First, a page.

In addition to finding Spanish-speaking agents, real estate pros should have the right partners in place, such as inspectors, attorneys, mortgage brokers, and others who can help their Hispanic clients. Mabél Guzmán, a broker at Coldwell Banker Realty in Chicago and past president of the Chicago Association of REALTORS®, participated in the CAR webinar, “Race in Real Estate: The Latin American Experience.” She says that from a brokerage standpoint, it’s important to market to Latinos in your area. But keep in mind, she adds, it’s not a monolithic group. For example, some may speak English but prefer their contracts to be written in Spanish.
Advertising in Spanish and English and connecting with real estate companies in Mexico and other Latin American countries is another way to tap into the Hispanic market. Being thoughtful about the conversations you have with Hispanic clients is also crucial, Villegas says. You never want your clients to feel uncomfortable.
Hispanic Buyers Face Market Challenges Today
As an immigrant who came to the U.S. early in his life, Luis Paredes, an agent with Century 21 Simpson & Associates in Lexington, Ky., understands the situation Hispanic families face. “I was in their shoes. I know the survival state of mind that most Hispanic families get stuck in. To be able to go from paying rent to paying a mortgage is huge,” he says. “Most families don’t know they can pay way less for a mortgage then rent, and they’ll be able to call it ‘mine’ after they finish paying it off. That’s the American dream immigrants come for.”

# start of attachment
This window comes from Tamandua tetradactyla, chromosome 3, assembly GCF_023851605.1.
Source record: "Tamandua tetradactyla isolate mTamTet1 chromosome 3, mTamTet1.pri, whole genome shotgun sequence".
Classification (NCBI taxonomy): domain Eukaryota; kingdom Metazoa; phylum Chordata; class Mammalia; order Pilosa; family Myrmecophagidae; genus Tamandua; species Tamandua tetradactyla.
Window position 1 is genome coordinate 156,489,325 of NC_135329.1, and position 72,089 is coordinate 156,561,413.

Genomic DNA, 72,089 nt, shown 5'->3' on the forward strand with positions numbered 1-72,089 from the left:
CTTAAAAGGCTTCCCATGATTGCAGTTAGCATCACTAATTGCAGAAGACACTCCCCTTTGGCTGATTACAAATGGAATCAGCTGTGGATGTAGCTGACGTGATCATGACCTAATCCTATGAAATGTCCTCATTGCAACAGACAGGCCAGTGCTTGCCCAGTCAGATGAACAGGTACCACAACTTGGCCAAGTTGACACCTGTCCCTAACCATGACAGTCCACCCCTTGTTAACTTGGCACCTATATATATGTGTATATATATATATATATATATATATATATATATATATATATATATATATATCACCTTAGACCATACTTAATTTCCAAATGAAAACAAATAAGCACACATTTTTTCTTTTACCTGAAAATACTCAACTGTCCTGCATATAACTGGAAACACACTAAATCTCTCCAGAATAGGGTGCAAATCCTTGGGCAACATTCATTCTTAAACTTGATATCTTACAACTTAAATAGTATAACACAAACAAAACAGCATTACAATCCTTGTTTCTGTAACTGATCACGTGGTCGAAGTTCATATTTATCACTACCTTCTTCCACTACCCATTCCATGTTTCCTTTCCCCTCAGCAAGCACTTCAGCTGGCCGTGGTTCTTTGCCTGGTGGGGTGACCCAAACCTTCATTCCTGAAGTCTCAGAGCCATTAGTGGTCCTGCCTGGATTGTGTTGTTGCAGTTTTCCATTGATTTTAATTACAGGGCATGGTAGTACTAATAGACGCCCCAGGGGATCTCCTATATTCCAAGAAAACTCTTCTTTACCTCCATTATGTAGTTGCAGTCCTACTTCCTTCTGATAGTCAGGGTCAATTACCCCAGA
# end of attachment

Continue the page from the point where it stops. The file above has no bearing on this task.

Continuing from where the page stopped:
Top 10 Cities for Hispanic Homeowners
In recognition of Hispanic Heritage Month, SmartAsset, a finance technology company, analyzed data on 120 of the largest U.S. cities to find where Hispanics and Latinos fare best economically. The study considered factors such as the median Hispanic household income, Hispanic homeownership rate, poverty rate for Hispanic adults, percentage of Hispanic adults with a bachelor’s degree, and the percentage of business owners who are Hispanic. Eight of the top 10 cities are located in Florida, California, and Arizona.
1. Miramar, Fla.
2. Pembroke Pines, Fla.
3. Rancho Cucamonga, Calif.
4. Gilbert, Ariz.
5. Naperville, Ill.
6. Washington, D.C.
7. Hollywood, Fla.
8. Peoria, Ariz.
9. Chula Vista, Calif.
10. Oceanside, Calif.
Gilbert, Ariz., has the highest median household income for Hispanics at $105,154, according to the study. The median Hispanic household income in the top 10 cities combined is $25,000 higher than the study’s average. The median Hispanic household income across all 120 cities in the study is $58,274, while the average for the top 10 cities is $83,708. Read more about the SmartAsset study.
Education on home equity and credit is key. Many Hispanic would-be buyers have no credit because they try to avoid debt or have trouble saving enough for a down payment. “Having a fairly significant down payment is a plus but not always necessary. There are lending programs that we need to make the Hispanic community aware of,” Chacon says. Real estate pros should make themselves aware of what’s available and point clients toward knowledgeable mortgage brokers.